Does the play raise important questions?  Sure. With all the things going on in the play, how could it not?  For instance, I have to admit that I never gave much thought to the similarity between Nazi Germany and the American South—or maybe just America, as I’m sure some Black Americans would point out; or to pre-war Germany and pre-Civil War America. But what does it mean for us today?  Hmmmm.  I think, if my hand were forced, I’d have to draw the comparison between the modern American and the character of Sarah Roca.  This character is so excited about a world premiere movie and having her dress made up and put on that she overlooks the depravity of the whole event (a celebration of Antebellum America—slaves and all).  And given that this is the title of the play, I’d have to believe that this is the direction that O’Hara (Robert, not Scarlet) is pointing us.  That is, there are grand cultural illusions at play and they rely on the subjugation and abuse of others–take a look at Food, Inc., as I just did, to see this issue playing out in our society today. In the terms of the play, it’s sort of a Gone with the Wind meets The Wind Done Gone. Grand illusions come before the war: before the “blood hate.” Unfortunately, this message, if this is even the message, it is just lost in the jumbling of often two-dimensional characters whose situations devolve into an overly melodramatic story with people ranting at each other.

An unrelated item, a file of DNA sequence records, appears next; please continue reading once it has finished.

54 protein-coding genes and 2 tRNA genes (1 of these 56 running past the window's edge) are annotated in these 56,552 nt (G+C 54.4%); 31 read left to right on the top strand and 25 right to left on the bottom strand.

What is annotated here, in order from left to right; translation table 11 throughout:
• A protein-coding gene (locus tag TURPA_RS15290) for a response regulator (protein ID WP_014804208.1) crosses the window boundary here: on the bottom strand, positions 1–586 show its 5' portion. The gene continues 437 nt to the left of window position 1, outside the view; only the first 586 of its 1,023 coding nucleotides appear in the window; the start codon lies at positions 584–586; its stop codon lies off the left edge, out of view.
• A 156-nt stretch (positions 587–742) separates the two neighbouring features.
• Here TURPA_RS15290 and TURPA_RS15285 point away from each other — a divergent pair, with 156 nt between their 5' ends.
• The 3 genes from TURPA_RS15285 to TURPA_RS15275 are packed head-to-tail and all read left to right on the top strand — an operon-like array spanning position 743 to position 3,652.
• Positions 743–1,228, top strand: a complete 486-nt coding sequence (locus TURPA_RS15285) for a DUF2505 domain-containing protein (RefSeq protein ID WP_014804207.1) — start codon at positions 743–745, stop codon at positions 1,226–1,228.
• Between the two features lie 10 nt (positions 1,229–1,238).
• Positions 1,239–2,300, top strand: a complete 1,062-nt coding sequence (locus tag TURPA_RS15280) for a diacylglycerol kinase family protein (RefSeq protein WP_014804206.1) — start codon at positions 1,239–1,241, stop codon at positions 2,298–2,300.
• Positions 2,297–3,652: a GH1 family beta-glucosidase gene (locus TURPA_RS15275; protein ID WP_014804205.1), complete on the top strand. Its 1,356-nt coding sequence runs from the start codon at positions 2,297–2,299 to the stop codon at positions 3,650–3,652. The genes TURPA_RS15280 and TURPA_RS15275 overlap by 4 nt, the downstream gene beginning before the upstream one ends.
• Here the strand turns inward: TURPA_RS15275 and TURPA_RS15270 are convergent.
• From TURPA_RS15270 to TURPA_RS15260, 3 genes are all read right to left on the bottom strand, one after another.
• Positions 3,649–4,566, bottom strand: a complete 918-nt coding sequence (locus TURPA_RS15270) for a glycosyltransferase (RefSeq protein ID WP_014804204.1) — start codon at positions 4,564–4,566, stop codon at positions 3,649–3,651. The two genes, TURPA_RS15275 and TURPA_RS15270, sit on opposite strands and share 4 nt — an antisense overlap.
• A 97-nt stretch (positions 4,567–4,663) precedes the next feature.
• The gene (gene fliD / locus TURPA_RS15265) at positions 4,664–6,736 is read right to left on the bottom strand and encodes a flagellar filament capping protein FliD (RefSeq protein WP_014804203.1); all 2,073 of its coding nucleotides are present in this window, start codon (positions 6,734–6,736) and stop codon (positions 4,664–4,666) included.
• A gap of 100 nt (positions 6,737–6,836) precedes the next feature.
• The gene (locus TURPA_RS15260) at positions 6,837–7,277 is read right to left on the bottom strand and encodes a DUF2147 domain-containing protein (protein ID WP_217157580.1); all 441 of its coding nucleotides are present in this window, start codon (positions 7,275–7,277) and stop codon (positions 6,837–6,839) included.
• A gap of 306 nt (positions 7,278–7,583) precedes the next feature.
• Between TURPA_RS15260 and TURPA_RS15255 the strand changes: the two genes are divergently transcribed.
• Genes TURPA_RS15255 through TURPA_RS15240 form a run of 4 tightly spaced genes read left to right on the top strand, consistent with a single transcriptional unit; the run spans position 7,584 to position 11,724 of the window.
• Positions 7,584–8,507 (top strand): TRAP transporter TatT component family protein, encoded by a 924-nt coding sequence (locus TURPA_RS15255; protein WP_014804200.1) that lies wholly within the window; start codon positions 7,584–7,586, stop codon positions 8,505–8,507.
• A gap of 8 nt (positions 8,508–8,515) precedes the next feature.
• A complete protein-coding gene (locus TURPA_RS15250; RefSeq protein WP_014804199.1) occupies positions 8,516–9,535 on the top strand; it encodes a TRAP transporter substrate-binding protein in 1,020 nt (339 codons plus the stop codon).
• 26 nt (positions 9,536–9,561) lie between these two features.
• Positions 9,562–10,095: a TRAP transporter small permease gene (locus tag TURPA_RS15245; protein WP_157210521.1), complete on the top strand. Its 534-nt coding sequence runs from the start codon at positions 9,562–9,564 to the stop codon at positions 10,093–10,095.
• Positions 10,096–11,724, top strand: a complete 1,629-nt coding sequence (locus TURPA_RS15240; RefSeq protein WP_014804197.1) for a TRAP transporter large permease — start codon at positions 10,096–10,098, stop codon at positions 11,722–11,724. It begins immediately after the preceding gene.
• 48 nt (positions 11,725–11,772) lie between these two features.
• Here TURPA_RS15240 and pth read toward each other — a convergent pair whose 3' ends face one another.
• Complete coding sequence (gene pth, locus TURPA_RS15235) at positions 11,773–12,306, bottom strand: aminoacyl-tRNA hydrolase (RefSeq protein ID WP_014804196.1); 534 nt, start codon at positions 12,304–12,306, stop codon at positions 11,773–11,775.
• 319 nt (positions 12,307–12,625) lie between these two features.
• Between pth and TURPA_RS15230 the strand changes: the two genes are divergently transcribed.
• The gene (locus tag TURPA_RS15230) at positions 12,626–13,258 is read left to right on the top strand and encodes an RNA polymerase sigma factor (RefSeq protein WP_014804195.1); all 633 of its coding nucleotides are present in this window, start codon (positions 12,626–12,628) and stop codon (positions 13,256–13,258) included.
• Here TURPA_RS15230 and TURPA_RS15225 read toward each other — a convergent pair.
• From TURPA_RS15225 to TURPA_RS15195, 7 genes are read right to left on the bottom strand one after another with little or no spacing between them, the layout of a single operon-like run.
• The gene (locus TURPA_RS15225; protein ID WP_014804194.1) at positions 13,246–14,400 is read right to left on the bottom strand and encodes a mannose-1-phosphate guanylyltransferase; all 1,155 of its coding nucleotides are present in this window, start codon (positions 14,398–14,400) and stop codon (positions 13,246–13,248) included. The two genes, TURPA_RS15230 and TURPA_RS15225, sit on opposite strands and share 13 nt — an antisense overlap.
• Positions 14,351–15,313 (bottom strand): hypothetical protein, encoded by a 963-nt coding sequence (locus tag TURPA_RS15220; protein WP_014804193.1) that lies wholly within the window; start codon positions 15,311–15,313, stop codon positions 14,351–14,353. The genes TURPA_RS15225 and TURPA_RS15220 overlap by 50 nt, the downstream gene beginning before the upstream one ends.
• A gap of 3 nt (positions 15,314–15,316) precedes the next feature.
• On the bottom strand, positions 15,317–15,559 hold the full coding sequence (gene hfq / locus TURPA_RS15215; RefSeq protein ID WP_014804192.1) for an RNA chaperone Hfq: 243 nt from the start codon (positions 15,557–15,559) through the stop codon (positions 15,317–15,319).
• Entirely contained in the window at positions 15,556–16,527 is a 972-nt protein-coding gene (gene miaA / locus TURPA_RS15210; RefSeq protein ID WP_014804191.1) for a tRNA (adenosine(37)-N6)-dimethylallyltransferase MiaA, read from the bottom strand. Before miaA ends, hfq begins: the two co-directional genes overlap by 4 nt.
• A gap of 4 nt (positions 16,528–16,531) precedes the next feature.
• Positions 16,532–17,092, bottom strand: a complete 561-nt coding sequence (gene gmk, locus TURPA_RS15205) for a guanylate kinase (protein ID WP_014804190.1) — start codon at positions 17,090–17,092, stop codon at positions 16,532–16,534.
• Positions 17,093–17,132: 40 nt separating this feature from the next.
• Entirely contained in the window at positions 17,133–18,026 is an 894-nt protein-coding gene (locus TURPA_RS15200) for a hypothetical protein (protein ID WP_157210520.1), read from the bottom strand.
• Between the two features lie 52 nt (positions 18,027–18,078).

The set was great, but the sound in the space made it very difficult to hear what was being said at the end opposite me (toward Parish Hall).  The costumes and lights were great, too. The actors delivered admirable performances, especially given the Southern accents, German language, singing, and other demands of the script; and Beth Wood kept it all moving along over a solid two-hours and twenty-minute show.

A House with No Walls

February 2nd, 2009 No comments

Went and saw “A House with No Walls,” (written by Thomas Gibbons; directed by Terrence Spivey) on Sunday at Karamu.  In the end, I must say, I enjoyed myself quite a bit. 

(Aside from the young girl in the far left corner of the house who, yes, let her cell phone ring—but alas, not only let it ring, no… that wouldn’t be enough…yes, she answered it…answered it and talked…until someone hissed and shushed her…is that the end…oh, no…did it ring again, you ask?…yes, it did…and she didn’t answer it…just let it ring.  I was tempted to stand up and ask the actors to stop and then pull a Lawrence Fishburne on the girl…I don’t know how that would have gone over.)